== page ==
About Kidney Cancer

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Clinical care and treatment services for kidney cancer at UCLA is facilitated through the UCLA Kidney Cancer Program. Click to the tabs above to learn more about kidney cancer, and you can learn more about UCLA kidney cancer care services for both patients and healthcare professionals with the quicklinks below.

What is Kidney Cancer?

According to the American Cancer Society, over 60,000 people in the United States were estimated to have been diagnosed with kidney cancer in 2014, and over 13,000 people will die from this disease. The majority of patients diagnosed with kidney cancer are over the age of 45, with the highest incidences between the ages of 55 and 84.

Unfortunately, kidney cancer is often diagnosed at a late stage because the tumors can become quite large without causing any symptoms or pain and because the kidneys are located deep inside the body and there is no means of seeing or feeling small tumors on the kidneys during a physical exam.

Types of Kidney Cancer

It is important to understand that with timely diagnosis and treatment, kidney cancer can be cured. If found early, the survival rate for patients with kidney cancer ranges from 79 to 100 percent. There are over 100,000 survivors of kidney cancer alive in the United States today. The following iinformation addresses the most common types of kidney cancer and is meant to serves as a supplement to the discussions you have with your physician.

Renal Cell Carcinoma (RCC)

Renal Cell Carcinoma (RCC) is the most common type of kidney cancer, accounting for approximately 85 percent of all malignant kidney tumors. In RCC, cancerous (malignant) cells develop in the lining of the kidney tubules and grow into a mass called a tumor. Like many other cancers, the growth begins small and grows larger over time. RCC typically grows as a single mass. However, there are cases where a kidney may contain more than one tumor, or tumors are found in both kidneys at the same time.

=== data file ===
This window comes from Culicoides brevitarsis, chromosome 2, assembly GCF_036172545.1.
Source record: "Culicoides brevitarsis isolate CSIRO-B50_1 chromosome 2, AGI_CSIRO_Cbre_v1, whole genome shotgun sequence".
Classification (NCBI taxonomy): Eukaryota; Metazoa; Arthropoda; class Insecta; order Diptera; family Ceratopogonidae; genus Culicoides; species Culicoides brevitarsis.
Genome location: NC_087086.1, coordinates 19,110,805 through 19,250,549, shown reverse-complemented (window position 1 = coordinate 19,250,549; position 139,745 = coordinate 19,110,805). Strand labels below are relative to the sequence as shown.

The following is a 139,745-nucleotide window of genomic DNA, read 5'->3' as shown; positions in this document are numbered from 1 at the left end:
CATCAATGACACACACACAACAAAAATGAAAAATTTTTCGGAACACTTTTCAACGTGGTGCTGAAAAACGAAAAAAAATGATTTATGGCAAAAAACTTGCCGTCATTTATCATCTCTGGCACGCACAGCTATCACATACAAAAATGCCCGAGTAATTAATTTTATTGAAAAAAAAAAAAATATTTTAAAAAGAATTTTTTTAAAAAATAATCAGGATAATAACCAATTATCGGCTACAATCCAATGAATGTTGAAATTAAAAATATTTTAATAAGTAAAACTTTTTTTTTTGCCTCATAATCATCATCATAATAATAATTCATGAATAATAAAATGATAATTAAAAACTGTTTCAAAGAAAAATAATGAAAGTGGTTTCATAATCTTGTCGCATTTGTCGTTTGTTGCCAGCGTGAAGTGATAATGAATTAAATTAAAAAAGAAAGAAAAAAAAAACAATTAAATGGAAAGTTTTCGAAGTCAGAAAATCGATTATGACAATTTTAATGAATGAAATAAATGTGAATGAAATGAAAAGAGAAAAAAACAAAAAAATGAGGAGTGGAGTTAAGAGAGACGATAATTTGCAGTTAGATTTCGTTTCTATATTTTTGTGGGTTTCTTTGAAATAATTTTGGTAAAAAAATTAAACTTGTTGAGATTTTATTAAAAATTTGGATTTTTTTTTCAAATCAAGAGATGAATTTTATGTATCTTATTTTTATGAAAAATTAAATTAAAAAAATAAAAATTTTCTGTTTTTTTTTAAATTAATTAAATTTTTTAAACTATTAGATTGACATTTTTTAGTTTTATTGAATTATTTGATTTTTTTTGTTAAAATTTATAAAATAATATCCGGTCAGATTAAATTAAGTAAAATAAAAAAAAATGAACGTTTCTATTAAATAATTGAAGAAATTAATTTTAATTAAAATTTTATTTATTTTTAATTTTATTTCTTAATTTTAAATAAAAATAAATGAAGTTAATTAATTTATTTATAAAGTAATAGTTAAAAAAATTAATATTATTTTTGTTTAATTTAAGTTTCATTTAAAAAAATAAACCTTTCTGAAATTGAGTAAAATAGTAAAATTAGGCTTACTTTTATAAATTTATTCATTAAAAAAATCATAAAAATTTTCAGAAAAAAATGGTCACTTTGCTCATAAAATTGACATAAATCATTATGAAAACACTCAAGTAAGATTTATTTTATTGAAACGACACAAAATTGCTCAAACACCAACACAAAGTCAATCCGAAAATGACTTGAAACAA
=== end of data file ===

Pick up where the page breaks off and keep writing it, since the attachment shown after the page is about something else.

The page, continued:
There are five main types of renal cell carcinoma that are identified by examining the tumor under a microscope:

  • Clear Cell RCC is the most common form of renal cell carcinoma, accounting for about 80 percent of people with kidney cancer. When viewed under a microscope, the individual cells that make up clear cell renal cell carcinoma appear very pale or clear.
  • Papillary RCC is the second most common type. About 10 to 15 percent of people have this form. These cancers form little finger-like projections (called papillae).
  • Chromophobe RCC accounts for about five percent of cases. Like clear cell carcinoma, the cells of these cancers are also pale, but are much larger and have certain other distinctive features.
  • Collecting Duct RCC is the rarest form of RCC. The major characteristic of collecting duct RCC is that the cancer cells can form irregular tubes.
  • Unclassified RCC, or about 5 percent of renal cancers, are unclassified because their appearance does not fit into any of the other categories.

Transitional Cell Carcinoma

About 5 to 10 percent of all kidney tumors are transitional cell carcinomas, also known as urothelial carcinomas. Transitional cell carcinomas begin in the renal pelvis (the junction of ureter and kidney). Under the microscope, transitional cell carcinomas look like bladder cancer cells and act very much like bladder cancer. Studies have shown that, like bladder cancer, these cancers are linked to cigarette smoking and occupational exposures to certain cancer-causing chemicals.

About 90 percent of transitional cell carcinomas of the kidney are curable if they are found early enough. The chances for cure drop dramatically if the tumor has grown into the ureter wall, or if it has a more aggressive (high-grade) appearance when viewed under the microscope.

Wilms Tumor

About five to six percent of all kidney cancers are Wilms tumors. This type of cancer is almost always found in children and is extremely rare among adults.

Renal Sarcoma

Renal sarcomas are a rare type of kidney cancer (less than one percent of all kidney tumors) that begins within the kidney's connective tissue.

Benign (Non-Cancerous) Kidney Tumors

Some types of kidney tumors (including renal cell adenomas, renal oncocytomas and angiomyolipomas) do not usually spread (metastasize) to other parts of the body, although they can still grow and cause problems.